Sun. May 19th, 2024

Former Postal Employee Sentenced To 15 Months In Federal Prison For Conspiracy To Commit Bank Fraud And Wire Fraud

May 3, 2024

READ FULL ARTICLE AT » United States Department of Justice

Greenbelt, Maryland – On May 2, 2024, U.S. District Judge Lydia K. Griggsby sentenced Alexus Paige Tyson, age 28, a resident of Hyattsville, Maryland, to 15 months in federal prison, followed by three years of supervised release, for participation in a conspiracy whereby she used her position as a United States Postal Service (“USPS”) mail carrier to wrongfully access checks, money orders, and personal mail put into the mail by victims.  That information was then used by a co-conspirator, Travis Nnamani, to create counterfeit checks to take money from victims’ bank accounts.  In addition to the prison sentence, Judge Griggsby ordered Tyson to pay restitution of $129,967.22 to her victims.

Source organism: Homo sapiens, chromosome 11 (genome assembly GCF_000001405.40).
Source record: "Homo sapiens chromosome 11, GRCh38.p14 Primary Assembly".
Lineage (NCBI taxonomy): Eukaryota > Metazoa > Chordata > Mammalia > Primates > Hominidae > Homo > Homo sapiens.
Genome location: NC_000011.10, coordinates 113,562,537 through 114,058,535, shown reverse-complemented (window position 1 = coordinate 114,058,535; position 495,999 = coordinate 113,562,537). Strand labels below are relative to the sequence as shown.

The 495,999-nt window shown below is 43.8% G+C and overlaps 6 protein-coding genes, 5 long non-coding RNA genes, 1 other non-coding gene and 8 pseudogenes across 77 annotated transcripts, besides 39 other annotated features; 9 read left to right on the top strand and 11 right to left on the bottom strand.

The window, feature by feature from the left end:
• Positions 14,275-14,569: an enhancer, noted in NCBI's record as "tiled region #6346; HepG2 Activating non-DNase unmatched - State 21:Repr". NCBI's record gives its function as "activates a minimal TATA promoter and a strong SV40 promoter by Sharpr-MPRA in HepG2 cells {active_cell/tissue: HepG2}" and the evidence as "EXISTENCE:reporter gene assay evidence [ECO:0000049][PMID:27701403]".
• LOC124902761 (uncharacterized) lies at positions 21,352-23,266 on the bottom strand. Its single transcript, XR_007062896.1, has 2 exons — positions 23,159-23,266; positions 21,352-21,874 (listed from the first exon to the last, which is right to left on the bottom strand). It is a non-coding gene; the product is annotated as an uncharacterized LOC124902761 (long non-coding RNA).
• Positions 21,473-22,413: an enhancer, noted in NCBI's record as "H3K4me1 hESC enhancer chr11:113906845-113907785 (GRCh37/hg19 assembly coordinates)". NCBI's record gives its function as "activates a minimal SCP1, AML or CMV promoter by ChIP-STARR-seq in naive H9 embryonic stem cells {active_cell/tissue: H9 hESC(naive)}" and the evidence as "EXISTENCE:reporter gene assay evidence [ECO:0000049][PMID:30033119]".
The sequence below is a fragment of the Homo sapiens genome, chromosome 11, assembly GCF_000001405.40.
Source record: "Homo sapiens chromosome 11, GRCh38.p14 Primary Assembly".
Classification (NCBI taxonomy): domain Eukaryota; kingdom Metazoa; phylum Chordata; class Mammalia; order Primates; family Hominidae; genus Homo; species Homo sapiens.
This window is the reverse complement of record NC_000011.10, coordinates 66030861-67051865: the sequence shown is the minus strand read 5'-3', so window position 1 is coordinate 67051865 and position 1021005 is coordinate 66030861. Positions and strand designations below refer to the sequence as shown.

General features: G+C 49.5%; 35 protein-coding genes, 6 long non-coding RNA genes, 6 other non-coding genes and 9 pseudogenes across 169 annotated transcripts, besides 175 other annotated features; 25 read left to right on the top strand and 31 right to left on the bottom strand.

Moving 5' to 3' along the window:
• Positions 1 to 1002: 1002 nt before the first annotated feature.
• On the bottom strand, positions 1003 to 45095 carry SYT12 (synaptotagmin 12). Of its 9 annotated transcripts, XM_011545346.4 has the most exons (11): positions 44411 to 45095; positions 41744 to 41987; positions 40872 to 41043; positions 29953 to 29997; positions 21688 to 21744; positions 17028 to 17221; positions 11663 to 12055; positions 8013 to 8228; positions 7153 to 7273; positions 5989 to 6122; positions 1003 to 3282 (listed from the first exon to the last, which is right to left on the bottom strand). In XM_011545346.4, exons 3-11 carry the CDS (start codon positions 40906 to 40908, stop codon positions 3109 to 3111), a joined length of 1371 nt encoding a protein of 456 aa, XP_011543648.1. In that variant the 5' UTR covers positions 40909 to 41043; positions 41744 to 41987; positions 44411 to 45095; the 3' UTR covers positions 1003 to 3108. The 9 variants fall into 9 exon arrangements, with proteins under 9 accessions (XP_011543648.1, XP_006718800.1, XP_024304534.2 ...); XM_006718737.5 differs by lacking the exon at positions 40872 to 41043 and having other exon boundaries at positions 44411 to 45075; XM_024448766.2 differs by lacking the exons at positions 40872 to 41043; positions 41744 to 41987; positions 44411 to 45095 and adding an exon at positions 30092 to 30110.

According to her plea agreement, between August 2019 and October, 2020, Tyson assisted Nnamani to create fraudulent checks using victims’ personal information that Tyson and others at the United States Postal Service took from checks and other documents that victims placed into the mail system.  In many instances, checks or other documents mailed by victims were photographed by Tyson or other USPS employees and then the documents were put back into the mail with the victims not knowing their information had been stolen.  That information would then be used by Nnamani to create false checks using that information to access funds in victims’ bank accounts.

Tyson also played a role as a recruiter of other employees at the USPS to engage in similar conduct, including selling federal stimulus checks they took from the mail.

Tyson was the last of three defendants, including Nnamani and another USPS postal worker, Breanna Cartledge, to be sentenced in this case.

United States Attorney Erek L. Barron commended the United States Postal Inspection Service for their work in the investigation.  Mr. Barron thanked Assistant U.S. Attorney Darren S. Gardner, who prosecuted the federal case.

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